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Bad economy inspires UAW and automakers to make nice

A member of the United Auto Workers enters a union hall near Chrysler's Belvidere Assembly plant in Belvidere, Ill.

Kai Ryssdal: Last month's auto sales were more than a little disappointing. Detroit -- at least in the short-term -- looks to be slipping back into neutral. The sputtering economy provides the backdrop for closely watched contract talks between the United Auto Workers and the Big Three this week.

A deal with General Motors -- they're the lead company in negotiations this time 'round -- may come as soon as tonight. Marketplace's Sarah Gardner reports.


Sarah Gardner: Negotiations between the UAW and automakers have never been a lovefest. But labor expert Gary Chaison says this year might be the closest they've ever come to making nice.

Gary Chaison: There's less shouting at each other and there's more talking to each other.

First off, GM and Chrysler workers can't strike -- they surrendered that right as part of the 2009 government bailout. Second, the union knows the economy stinks and workers don't want the blame for ruining the industry's recovery. And automakers? They have their own reasons for toning down the rhetoric.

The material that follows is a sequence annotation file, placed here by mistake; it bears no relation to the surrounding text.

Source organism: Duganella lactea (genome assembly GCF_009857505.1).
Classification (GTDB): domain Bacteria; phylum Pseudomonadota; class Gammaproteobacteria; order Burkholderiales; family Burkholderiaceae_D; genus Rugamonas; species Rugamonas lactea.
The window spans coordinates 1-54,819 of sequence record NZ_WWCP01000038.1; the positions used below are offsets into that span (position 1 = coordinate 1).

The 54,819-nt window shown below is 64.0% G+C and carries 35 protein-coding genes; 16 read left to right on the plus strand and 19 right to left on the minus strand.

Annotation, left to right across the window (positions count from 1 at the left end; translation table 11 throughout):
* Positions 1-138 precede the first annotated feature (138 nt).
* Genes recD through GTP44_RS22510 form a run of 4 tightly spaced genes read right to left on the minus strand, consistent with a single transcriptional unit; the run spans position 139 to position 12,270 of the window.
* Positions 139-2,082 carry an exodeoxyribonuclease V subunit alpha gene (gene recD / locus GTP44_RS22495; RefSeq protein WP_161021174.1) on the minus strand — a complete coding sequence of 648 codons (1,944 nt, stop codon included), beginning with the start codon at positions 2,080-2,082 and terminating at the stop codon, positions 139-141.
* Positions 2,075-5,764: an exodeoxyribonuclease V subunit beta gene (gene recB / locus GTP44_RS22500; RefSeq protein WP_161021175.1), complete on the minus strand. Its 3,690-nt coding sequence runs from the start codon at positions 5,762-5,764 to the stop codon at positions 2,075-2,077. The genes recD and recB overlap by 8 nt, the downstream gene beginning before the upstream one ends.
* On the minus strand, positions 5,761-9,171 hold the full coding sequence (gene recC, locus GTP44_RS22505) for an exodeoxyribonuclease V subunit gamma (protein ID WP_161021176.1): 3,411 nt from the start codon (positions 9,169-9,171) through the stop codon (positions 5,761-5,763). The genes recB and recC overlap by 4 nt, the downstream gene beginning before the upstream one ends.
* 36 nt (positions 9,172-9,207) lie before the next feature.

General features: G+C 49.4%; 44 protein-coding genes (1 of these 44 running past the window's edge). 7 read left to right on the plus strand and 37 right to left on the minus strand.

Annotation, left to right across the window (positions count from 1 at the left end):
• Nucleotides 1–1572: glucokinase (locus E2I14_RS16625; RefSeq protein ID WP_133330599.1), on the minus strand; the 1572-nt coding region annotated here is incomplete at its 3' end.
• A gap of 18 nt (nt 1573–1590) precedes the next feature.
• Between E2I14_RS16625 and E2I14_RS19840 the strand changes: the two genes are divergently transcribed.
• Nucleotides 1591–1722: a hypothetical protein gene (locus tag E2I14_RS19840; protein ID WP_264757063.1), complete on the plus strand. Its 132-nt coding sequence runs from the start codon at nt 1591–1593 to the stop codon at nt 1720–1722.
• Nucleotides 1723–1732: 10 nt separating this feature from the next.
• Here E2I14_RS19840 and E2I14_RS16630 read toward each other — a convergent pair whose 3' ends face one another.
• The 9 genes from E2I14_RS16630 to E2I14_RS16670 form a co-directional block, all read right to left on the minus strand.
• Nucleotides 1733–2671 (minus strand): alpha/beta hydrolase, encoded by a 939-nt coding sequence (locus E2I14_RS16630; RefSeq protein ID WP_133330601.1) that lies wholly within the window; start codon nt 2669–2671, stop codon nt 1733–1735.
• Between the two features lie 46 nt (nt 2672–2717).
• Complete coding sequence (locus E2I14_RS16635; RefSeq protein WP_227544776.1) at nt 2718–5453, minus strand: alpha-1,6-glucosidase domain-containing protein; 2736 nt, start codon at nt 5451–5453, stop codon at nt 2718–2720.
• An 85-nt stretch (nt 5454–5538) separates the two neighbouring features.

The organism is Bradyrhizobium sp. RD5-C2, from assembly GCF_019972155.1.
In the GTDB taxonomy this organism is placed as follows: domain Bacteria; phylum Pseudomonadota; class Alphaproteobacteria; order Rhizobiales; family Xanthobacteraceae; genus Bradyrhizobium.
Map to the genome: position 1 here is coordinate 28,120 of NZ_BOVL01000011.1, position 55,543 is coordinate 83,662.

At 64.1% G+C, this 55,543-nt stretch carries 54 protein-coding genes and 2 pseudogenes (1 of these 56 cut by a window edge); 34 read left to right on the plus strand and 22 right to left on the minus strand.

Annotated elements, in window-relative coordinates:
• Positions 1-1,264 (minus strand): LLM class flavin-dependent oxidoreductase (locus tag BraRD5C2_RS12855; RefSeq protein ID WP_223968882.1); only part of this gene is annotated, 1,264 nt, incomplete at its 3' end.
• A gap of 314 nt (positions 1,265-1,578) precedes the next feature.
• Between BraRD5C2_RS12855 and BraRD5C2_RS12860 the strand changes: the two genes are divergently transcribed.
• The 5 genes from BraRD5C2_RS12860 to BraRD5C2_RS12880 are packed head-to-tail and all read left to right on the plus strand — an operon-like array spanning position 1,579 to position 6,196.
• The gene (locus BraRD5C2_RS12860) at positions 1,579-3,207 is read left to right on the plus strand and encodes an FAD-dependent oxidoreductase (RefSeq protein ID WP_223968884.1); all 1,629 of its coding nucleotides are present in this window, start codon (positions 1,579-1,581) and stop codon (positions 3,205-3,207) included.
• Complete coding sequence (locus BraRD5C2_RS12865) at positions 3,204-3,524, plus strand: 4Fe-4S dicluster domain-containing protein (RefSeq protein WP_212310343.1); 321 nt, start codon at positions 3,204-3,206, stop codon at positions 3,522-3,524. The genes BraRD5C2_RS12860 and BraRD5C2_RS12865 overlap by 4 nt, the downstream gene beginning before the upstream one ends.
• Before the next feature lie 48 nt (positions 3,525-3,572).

Kristin Dziczek: The companies themselves are under intense scrutiny.

Kristin Dziczek is with the Center for Automotive Research in Ann Arbor.

Dziczek: You know, they've taken government money to re-engineer their balance sheets and to reinvigorate their companies and they can't really go do stupid things either.

Dziczek says both sides have to prove they've "learned their lesson" from GM and Chrysler's bankruptcies. Automakers are already paying new workers half what the old-timers are getting. They're now pushing profit-sharing and signing and performance bonuses instead of old-fashioned wage hikes.

Dziczek: Where they would be measured on measures of productivity and quality and perhaps even personal behaviors like attendance.

Autoworkers still could get a modest pay hike in exchange for concessions on health care and profit-sharing. But whatever happens in Detroit won't stay in Detroit. Labor analysts expect other unionized companies to take a cue from these negotiations when their labor contracts expire.

I'm Sarah Gardner for Marketplace.

About the author

Sarah Gardner is a reporter on the Marketplace sustainability desk.

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